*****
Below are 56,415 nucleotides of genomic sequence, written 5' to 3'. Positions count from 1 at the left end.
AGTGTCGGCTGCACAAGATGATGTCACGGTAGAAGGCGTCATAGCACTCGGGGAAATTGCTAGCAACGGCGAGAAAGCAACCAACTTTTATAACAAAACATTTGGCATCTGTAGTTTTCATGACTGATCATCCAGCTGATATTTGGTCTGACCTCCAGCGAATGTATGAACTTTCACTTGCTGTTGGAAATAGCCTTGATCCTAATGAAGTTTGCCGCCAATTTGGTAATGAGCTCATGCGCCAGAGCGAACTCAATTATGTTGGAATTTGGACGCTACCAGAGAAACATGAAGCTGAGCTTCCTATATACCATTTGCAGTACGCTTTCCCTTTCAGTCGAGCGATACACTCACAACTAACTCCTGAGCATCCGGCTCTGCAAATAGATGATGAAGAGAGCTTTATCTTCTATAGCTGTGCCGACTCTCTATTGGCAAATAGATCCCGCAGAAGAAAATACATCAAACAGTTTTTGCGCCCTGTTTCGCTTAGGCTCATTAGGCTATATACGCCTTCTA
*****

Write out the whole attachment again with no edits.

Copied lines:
Below are 56,415 nucleotides of genomic sequence, written 5' to 3'. Positions count from 1 at the left end.
AGTGTCGGCTGCACAAGATGATGTCACGGTAGAAGGCGTCATAGCACTCGGGGAAATTGCTAGCAACGGCGAGAAAGCAACCAACTTTTATAACAAAACATTTGGCATCTGTAGTTTTCATGACTGATCATCCAGCTGATATTTGGTCTGACCTCCAGCGAATGTATGAACTTTCACTTGCTGTTGGAAATAGCCTTGATCCTAATGAAGTTTGCCGCCAATTTGGTAATGAGCTCATGCGCCAGAGCGAACTCAATTATGTTGGAATTTGGACGCTACCAGAGAAACATGAAGCTGAGCTTCCTATATACCATTTGCAGTACGCTTTCCCTTTCAGTCGAGCGATACACTCACAACTAACTCCTGAGCATCCGGCTCTGCAAATAGATGATGAAGAGAGCTTTATCTTCTATAGCTGTGCCGACTCTCTATTGGCAAATAGATCCCGCAGAAGAAAATACATCAAACAGTTTTTGCGCCCTGTTTCGCTTAGGCTCATTAGGCTATATACGCCTTCTA